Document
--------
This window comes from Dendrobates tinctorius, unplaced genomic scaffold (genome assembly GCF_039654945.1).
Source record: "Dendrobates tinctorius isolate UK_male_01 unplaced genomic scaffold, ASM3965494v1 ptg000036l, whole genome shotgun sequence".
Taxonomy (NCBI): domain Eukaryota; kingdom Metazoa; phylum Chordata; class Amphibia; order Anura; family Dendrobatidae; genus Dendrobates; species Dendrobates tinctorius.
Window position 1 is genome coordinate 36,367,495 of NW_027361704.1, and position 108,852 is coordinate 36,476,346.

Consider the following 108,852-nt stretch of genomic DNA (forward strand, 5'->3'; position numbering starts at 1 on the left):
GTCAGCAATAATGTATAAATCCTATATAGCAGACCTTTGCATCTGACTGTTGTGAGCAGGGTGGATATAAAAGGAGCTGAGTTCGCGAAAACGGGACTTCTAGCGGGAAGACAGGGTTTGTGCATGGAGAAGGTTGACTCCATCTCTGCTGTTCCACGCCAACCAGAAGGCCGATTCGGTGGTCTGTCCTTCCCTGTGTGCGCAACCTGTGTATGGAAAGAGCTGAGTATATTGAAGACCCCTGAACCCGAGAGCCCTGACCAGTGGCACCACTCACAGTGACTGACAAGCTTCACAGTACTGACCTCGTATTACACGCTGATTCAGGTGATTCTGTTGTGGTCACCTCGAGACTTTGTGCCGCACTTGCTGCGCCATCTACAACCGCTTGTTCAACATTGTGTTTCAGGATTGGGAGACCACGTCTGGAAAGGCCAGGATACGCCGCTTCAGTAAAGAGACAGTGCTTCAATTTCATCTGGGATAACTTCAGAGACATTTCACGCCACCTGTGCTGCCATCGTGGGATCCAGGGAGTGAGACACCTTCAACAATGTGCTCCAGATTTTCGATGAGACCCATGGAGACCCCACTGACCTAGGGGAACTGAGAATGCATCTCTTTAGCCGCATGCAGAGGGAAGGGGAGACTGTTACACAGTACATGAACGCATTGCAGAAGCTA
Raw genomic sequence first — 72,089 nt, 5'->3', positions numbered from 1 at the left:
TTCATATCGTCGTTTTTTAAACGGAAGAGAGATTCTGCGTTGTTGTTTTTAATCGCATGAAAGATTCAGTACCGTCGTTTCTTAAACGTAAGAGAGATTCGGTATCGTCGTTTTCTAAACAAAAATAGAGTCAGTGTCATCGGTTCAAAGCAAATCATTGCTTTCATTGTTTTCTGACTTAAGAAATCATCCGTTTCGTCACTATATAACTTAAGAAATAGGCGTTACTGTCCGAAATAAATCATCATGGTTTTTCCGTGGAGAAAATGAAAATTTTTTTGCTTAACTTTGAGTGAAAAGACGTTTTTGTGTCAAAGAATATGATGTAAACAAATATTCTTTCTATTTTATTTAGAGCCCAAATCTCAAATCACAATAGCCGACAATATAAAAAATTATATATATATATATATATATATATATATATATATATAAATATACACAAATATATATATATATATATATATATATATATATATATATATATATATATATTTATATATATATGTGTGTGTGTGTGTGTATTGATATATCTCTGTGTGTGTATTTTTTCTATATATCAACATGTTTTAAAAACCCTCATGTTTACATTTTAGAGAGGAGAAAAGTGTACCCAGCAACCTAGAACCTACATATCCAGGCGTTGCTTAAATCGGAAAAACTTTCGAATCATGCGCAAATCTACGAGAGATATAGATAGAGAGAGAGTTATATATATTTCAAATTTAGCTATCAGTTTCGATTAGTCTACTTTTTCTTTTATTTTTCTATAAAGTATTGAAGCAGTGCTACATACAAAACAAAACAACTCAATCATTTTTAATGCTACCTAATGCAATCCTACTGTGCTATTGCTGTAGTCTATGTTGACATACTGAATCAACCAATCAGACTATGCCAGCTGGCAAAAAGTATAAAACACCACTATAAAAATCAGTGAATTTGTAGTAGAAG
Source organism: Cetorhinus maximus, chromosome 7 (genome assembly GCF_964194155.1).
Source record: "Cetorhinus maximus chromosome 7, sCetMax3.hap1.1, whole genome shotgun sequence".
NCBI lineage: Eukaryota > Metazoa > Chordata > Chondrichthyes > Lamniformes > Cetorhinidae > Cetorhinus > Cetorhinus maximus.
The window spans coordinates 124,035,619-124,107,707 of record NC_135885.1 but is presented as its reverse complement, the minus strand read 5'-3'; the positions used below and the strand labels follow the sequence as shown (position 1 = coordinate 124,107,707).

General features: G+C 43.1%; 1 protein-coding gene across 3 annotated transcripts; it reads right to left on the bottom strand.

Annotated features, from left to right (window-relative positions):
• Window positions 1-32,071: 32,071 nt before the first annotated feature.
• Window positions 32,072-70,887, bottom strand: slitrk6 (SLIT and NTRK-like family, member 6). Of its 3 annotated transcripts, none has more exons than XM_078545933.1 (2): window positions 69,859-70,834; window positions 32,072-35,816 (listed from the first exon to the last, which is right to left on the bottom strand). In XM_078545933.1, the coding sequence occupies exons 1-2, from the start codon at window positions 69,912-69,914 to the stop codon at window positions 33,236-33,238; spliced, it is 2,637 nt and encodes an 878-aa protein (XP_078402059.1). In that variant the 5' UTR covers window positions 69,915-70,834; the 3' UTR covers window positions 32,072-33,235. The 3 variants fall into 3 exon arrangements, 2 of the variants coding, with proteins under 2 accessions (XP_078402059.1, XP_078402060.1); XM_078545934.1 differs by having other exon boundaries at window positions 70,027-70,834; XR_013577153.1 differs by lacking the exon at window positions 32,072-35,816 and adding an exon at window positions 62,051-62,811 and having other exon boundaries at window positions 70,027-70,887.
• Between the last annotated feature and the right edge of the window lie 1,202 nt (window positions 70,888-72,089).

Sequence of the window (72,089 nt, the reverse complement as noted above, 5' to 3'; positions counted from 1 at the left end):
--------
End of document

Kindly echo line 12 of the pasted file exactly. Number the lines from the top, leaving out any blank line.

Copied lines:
The window spans coordinates 124,035,619-124,107,707 of record NC_135885.1 but is presented as its reverse complement, the minus strand read 5'-3'; the positions used below and the strand labels follow the sequence as shown (position 1 = coordinate 124,107,707).